Researchers randomly assigned volunteers to one of 2 groups for 10 weeks: the fermentation foods group, and the high fiber group. Surprisingly, the group eating the high fiber diet for 10 weeks did not have changes in microbial diversity or changes in the 19 inflammatory markers studied. Instead, the researchers reported that the high-fiber diet "changes microbiome function and elicits personalized immune responses".

The fermented foods group ate a diet rich in yogurt, kefir, fermented cottage cheese, kimchi and other fermented vegetables (e.g. sauerkraut, traditional dill pickles), vegetable brine drinks, and kombucha tea. Each day they ate 6 servings (1/2 cup = 1 serving generally). The high fiber diet was rich in legumes, seeds, whole grains, nuts, vegetables, and fruits (increased their fiber intake from about 22 grams per day to 45 grams).

The fermented foods group ate six servings daily (e.g. 1/2 cup yogurt, kefir, fermented cottage cheese, kimchi, sauerkraut, traditional dill pickles, and kombucha tea). The high fiber group increased their fiber intake from about 22 grams per day to 45 grams, by eating a diet rich in legumes, seeds, whole grains, nuts, vegetables, and fruits.

High-fiber diets are associated with numerous health benefits such as lower rates of numerous chronic diseases and mortality. The consumption of fermented foods can help with weight maintenance and may decrease the risk of diabetes, cancer, and cardiovascular disease.

From Futurity: Fermented Food Diet Boosts Microbiome and Cuts Inflammation

In a clinical trial, 36 healthy adults were randomly assigned to a 10-week diet that included either fermented or high-fiber foods. The two diets resulted in different effects on the gut microbiome and the immune system. 
...continue reading "Fermented Foods Are Good For Your Gut Microbiome"

There are microbial differences (microbiome) in babies who are born by cesarean vs vaginal deliveries. Research shows that bacterial differences can be minimized by a simple procedure - swabbing the newborn infant with the mother's vaginal fluids (using a gauze pad).

An infant normally picks up bacteria during birth as it passes through the birth canal, and these bacteria "seed" (colonize) the baby's skin and gut microbial community. On the other hand, babies born by C-section are colonized by microbes floating around in the operating room (from doctors, nurses) and these are predominantly skin bacteria. These bacterial differences between babies born by vaginal birth or C-section persist and are thought to explain some health differences between babies born vaginally or by C-section.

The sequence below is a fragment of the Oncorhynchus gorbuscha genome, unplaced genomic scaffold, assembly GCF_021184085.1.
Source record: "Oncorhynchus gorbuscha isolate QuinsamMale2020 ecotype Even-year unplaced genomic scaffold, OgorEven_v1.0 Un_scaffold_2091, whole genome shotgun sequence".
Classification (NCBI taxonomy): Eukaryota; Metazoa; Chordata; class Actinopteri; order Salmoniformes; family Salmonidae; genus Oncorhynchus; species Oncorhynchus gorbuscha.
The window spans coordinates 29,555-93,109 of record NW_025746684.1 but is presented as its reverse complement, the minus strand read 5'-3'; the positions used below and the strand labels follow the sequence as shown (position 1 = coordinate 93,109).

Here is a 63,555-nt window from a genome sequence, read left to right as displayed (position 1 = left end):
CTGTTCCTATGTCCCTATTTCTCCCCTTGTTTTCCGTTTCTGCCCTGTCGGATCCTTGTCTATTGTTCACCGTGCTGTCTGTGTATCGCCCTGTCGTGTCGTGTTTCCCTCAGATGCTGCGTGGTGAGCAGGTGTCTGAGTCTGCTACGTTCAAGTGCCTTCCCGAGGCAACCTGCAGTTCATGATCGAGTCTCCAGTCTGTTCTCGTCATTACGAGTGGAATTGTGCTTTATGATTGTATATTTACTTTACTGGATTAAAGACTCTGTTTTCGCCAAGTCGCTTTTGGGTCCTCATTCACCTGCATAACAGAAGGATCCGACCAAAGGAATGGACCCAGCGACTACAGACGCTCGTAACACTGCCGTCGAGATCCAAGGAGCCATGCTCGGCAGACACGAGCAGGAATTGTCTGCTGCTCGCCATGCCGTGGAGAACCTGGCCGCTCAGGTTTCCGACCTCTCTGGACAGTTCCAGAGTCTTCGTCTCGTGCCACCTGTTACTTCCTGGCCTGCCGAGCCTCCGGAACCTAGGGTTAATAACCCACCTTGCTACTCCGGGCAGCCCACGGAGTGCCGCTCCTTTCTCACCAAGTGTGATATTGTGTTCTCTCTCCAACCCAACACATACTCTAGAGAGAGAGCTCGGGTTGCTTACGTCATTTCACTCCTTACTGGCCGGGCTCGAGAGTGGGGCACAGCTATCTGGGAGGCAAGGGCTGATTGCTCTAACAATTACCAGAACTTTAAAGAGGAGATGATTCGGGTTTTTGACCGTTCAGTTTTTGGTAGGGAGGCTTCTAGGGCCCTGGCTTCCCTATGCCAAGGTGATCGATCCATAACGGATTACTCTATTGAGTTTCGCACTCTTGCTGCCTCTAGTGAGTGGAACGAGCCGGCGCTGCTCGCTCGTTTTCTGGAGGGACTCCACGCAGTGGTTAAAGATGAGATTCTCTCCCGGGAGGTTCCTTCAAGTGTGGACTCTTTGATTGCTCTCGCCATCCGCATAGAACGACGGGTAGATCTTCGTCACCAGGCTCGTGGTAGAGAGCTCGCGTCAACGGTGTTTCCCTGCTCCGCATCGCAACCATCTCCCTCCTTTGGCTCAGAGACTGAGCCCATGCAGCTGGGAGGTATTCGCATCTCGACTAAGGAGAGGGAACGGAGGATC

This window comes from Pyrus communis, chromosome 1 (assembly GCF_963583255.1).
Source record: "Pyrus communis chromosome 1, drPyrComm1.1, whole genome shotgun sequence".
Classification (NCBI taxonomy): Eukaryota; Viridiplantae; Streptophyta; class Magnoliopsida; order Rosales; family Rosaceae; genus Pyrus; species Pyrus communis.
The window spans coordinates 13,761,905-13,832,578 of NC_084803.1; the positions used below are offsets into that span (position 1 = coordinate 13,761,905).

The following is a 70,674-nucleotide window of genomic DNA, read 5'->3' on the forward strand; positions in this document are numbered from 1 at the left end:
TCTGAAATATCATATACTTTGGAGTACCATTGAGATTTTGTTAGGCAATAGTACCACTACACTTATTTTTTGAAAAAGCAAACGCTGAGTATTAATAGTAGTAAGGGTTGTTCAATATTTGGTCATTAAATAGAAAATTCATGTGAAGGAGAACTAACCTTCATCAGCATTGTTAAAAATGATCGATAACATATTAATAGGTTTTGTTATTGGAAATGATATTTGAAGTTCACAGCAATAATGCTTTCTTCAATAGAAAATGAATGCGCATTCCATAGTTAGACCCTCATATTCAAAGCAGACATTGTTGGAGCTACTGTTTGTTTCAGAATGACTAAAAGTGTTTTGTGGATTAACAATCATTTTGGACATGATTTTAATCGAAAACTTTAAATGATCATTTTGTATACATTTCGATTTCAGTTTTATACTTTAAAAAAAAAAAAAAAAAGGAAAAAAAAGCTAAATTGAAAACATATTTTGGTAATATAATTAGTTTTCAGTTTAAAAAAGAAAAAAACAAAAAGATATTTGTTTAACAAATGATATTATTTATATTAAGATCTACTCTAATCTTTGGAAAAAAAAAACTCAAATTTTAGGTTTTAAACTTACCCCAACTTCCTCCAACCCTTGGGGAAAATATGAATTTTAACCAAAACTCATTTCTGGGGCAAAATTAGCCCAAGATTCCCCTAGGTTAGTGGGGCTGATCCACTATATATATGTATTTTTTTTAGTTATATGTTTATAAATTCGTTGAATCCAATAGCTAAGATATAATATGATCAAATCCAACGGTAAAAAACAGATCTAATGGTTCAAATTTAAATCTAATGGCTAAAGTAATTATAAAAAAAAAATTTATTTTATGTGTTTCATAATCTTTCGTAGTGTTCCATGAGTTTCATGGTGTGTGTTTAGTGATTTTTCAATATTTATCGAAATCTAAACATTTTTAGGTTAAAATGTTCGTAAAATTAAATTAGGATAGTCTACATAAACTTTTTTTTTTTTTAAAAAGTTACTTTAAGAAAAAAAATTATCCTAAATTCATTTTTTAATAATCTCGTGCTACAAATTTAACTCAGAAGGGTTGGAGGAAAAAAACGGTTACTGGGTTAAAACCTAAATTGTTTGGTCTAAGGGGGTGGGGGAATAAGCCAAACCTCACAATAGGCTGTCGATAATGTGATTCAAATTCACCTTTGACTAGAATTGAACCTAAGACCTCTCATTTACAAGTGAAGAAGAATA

Dr. Dominguez-Bello has been doing a long-term study in which babies born by cesarean section are immediately swabbed with a gauze cloth soaked with the mother's vaginal fluids (which contain the mother's microbes). This resulted in the infants' skin and gut microbial community being more like vaginally born babies. These microbial changes persisted during the first year of life.

Such big changes from such a small procedure!

From The Scientist: Maternal Vaginal Fluids Mimic Microbe Transfer of Vaginal Birth

Babies born by C-section carry an increased risk of immune and metabolic disorders later in life, which studies have suggested may be associated with the communities of microbes on and in their bodies at the time of birth.  ...continue reading "Missing Birth Canal Bacteria Can Be Restored to Cesarean Birth Babies"

The findings of a recent study caught my eye - that eating milk chocolate daily was beneficial for health a number of ways. Consuming a 3.5 oz bar of milk chocolate daily did not cause weight gain, that it actually resulted in reducing hunger and desiring fewer sweets the rest of the day, increased beneficial polyphenols, improved the gut microbiome, and morning consumption decreased fasting glucose (good). Overall, it was best to eat the chocolate in the morning (as compared to the evening before bedtime). Yes!!!

The researchers studied postmenopausal women (48 to 62 years old) in Murcia, Spain who ate milk chocolate daily, or no chocolate for 2 weeks while eating as usual (regular dietary pattern), and then did the opposite for 2 weeks after a one week break. (Thus everyone ate chocolate daily at some point). This meant that the chocolate eaters actually ate slightly more calories during the study than those not eating chocolate.

The researchers state that a 2018 review of chocolate studies (clinical trials) found that overall eating chocolate daily for 2 to 24 weeks (each study lasted a different length) "does not change body weight or body fat distribution". Some studies also find that eating chocolate daily slightly reduces waist size (waist circumference reduction). And this is what they also found in this study.

How much chocolate? The women in this study ate 100 grams per day (3.5 ounces) - a normal sized chocolate bar! Chocolate lovers - rejoice!

From Medical Xpress: Starting the day off with chocolate could have unexpected benefits

A new study of postmenopausal women has found that eating a concentrated amount of chocolate during a narrow window of time in the morning may help the body burn fat and decrease blood sugar levels.  ...continue reading "Milk Chocolate Has Health Benefits"